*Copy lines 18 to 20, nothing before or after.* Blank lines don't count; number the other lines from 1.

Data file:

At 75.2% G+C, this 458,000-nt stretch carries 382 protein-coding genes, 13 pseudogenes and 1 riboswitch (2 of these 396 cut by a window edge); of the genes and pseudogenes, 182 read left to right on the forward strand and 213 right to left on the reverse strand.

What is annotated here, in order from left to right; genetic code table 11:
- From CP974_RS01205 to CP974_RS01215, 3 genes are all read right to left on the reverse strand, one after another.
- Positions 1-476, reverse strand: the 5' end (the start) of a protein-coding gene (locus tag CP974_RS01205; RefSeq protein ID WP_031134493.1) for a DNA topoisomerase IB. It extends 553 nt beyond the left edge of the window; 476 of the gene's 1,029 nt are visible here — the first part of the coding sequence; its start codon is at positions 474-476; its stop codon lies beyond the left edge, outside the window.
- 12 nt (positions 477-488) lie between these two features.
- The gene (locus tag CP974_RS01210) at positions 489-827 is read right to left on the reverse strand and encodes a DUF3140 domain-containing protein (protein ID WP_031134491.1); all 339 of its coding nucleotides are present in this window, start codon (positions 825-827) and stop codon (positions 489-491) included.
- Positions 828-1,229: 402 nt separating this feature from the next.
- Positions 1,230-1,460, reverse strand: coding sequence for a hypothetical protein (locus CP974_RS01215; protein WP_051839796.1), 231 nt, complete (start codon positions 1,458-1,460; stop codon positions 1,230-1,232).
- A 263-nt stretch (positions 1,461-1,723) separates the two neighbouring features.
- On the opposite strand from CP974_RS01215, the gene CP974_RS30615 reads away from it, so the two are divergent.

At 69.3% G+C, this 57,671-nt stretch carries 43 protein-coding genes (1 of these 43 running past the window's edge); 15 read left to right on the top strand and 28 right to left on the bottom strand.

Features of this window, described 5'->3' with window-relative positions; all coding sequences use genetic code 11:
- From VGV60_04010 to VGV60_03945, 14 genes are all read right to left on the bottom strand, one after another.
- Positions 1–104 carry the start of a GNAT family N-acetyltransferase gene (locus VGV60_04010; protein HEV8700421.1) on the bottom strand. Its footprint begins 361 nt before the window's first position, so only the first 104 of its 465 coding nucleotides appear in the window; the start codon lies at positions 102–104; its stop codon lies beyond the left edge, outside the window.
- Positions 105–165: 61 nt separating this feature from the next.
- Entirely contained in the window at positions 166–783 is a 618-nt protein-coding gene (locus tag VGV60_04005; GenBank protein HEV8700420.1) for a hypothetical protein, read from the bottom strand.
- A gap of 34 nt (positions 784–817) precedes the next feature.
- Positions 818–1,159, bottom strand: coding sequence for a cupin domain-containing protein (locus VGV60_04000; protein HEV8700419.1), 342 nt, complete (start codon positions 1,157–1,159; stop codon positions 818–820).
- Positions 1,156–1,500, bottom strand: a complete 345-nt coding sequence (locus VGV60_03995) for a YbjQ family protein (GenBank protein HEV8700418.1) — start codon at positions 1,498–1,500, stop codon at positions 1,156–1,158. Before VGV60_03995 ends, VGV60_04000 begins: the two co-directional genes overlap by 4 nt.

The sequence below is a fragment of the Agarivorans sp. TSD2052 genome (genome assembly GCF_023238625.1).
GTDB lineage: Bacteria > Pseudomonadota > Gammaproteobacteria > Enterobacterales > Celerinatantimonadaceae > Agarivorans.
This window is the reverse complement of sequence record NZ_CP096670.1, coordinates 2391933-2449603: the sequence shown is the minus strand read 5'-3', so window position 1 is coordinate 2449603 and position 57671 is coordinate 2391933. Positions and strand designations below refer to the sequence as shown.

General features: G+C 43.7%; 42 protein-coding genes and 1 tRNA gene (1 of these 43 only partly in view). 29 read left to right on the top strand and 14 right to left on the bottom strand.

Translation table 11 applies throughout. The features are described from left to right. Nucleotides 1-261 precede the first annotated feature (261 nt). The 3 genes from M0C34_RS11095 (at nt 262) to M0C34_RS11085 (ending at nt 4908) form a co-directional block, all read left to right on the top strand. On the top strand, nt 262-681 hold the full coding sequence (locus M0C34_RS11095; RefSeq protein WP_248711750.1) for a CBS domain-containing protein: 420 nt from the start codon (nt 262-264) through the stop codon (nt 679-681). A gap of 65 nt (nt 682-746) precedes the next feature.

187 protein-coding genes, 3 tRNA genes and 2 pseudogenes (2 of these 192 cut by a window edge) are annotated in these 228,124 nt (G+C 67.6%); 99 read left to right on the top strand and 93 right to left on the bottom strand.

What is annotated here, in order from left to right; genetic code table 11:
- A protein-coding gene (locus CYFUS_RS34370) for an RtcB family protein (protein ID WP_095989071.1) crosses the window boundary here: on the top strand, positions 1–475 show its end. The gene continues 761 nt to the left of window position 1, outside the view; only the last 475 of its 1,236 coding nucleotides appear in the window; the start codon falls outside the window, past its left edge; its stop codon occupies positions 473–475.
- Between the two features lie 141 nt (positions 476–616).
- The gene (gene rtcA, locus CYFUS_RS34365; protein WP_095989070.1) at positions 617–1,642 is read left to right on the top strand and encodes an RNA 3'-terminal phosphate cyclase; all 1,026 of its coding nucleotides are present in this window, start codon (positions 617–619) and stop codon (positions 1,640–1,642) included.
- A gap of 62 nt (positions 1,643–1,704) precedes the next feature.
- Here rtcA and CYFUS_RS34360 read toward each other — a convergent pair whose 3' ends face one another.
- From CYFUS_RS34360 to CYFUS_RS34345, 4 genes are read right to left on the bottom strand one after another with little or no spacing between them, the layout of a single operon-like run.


- Positions 818–1,159, bottom strand: coding sequence for a cupin domain-containing protein (locus VGV60_04000; protein HEV8700419.1), 342 nt, complete (start codon positions 1,157–1,159; stop codon positions 818–820).
- Positions 1,156–1,500, bottom strand: a complete 345-nt coding sequence (locus VGV60_03995) for a YbjQ family protein (GenBank protein HEV8700418.1) — start codon at positions 1,498–1,500, stop codon at positions 1,156–1,158. Before VGV60_03995 ends, VGV60_04000 begins: the two co-directional genes overlap by 4 nt.

The sequence below is a fragment of the Agarivorans sp. TSD2052 genome (genome assembly GCF_023238625.1).